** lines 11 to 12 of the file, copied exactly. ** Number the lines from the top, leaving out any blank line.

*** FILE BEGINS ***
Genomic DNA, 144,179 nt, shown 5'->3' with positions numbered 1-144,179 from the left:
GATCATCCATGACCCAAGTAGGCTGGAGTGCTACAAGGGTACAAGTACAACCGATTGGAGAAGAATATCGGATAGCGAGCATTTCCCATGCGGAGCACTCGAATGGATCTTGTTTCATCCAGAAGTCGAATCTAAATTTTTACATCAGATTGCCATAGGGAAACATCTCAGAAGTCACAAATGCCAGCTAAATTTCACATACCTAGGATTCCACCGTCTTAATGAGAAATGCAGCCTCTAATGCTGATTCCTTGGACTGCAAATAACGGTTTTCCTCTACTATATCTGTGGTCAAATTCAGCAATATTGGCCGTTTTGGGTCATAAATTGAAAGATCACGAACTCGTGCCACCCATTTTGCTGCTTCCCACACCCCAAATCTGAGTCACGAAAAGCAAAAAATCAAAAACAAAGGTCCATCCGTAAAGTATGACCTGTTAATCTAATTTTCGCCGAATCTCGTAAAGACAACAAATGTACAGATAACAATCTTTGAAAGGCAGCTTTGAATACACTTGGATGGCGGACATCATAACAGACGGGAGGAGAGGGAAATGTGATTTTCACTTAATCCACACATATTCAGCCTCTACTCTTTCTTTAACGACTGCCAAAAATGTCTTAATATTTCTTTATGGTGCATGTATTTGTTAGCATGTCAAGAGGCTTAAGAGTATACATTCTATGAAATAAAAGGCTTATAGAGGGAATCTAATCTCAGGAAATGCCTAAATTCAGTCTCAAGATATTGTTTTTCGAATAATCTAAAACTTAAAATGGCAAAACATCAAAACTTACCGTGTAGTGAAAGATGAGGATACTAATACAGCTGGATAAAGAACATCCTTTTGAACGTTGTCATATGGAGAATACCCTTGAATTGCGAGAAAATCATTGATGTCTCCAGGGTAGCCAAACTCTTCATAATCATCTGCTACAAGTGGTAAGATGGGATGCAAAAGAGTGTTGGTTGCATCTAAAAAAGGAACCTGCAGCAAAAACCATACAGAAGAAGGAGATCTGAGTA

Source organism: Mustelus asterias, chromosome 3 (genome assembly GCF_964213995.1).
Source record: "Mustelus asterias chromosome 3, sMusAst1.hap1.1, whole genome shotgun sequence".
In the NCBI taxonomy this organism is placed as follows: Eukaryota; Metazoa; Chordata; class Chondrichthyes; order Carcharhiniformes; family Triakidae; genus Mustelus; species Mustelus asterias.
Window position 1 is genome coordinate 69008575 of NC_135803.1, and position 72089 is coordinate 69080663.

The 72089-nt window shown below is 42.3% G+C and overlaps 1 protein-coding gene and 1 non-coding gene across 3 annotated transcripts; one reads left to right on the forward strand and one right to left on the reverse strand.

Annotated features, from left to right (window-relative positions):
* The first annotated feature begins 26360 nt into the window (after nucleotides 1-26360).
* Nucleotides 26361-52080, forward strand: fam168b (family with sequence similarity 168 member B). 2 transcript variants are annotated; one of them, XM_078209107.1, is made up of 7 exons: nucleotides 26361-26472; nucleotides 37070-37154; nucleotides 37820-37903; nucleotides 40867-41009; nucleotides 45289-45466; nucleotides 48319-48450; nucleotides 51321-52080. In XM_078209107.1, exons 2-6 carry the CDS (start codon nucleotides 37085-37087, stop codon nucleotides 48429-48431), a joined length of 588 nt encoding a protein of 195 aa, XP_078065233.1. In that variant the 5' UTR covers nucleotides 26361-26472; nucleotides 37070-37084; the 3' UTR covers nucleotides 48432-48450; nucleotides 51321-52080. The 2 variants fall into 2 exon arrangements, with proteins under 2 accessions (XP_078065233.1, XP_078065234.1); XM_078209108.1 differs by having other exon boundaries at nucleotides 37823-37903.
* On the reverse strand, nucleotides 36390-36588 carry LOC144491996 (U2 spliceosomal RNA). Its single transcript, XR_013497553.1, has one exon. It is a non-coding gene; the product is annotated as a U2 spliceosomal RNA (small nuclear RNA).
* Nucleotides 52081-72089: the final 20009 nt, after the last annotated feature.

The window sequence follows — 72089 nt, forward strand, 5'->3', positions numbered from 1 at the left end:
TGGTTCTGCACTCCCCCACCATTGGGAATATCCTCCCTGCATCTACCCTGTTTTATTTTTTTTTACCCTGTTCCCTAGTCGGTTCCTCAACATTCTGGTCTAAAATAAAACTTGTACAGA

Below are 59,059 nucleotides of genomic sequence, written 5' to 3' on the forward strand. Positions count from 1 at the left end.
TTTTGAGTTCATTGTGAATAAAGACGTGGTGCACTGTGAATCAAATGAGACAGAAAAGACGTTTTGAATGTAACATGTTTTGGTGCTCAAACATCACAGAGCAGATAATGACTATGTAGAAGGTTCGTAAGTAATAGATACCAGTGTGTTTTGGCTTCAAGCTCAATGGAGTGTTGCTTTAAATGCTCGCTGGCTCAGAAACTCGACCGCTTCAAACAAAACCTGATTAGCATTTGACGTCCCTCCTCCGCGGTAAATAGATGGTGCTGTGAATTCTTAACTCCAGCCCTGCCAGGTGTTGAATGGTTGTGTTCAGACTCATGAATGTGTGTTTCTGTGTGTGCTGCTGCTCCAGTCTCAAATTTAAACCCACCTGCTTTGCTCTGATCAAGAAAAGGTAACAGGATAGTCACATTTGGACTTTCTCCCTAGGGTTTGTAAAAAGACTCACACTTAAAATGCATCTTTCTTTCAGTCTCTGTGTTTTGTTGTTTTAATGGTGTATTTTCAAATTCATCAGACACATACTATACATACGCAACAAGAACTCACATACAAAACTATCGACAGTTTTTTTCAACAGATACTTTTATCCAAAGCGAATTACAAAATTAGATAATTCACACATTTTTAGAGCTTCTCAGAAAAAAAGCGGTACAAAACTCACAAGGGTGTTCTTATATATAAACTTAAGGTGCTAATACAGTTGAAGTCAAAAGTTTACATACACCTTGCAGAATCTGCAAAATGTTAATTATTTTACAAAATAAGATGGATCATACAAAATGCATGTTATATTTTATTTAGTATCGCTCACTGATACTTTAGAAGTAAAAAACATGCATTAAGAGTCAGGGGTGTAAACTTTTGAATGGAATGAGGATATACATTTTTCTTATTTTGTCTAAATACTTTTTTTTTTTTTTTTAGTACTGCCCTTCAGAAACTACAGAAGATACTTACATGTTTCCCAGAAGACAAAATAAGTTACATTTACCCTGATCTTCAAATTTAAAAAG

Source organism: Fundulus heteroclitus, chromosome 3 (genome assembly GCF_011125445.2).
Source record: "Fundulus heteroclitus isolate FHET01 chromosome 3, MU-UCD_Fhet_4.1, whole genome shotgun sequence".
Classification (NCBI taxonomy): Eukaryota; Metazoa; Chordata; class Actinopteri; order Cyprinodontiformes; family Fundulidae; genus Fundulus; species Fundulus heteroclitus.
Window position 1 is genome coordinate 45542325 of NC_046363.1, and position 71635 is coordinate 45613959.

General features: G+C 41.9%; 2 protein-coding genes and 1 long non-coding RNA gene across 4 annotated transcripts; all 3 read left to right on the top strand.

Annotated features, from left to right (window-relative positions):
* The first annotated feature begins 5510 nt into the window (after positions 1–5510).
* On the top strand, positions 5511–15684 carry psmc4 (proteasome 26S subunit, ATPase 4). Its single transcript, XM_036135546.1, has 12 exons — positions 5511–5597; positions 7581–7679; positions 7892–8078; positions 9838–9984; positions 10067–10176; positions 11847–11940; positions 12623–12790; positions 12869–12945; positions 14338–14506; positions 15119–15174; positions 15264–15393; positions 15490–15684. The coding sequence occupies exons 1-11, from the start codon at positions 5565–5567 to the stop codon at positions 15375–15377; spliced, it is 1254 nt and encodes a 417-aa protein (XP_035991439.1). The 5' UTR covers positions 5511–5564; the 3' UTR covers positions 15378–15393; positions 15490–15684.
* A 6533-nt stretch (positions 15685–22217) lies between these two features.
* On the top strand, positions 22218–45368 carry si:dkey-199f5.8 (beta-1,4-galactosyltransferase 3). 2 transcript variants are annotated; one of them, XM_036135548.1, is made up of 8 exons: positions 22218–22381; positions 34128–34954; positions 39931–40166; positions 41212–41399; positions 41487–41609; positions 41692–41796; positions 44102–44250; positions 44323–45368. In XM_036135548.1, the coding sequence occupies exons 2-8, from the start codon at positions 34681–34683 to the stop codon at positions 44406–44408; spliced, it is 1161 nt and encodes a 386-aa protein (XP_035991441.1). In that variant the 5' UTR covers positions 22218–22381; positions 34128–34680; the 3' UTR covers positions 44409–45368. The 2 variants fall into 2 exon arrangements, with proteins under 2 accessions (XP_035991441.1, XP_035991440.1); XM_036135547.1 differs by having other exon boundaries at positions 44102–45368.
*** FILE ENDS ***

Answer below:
* On the reverse strand, nucleotides 36390-36588 carry LOC144491996 (U2 spliceosomal RNA). Its single transcript, XR_013497553.1, has one exon. It is a non-coding gene; the product is annotated as a U2 spliceosomal RNA (small nuclear RNA).
* Nucleotides 52081-72089: the final 20009 nt, after the last annotated feature.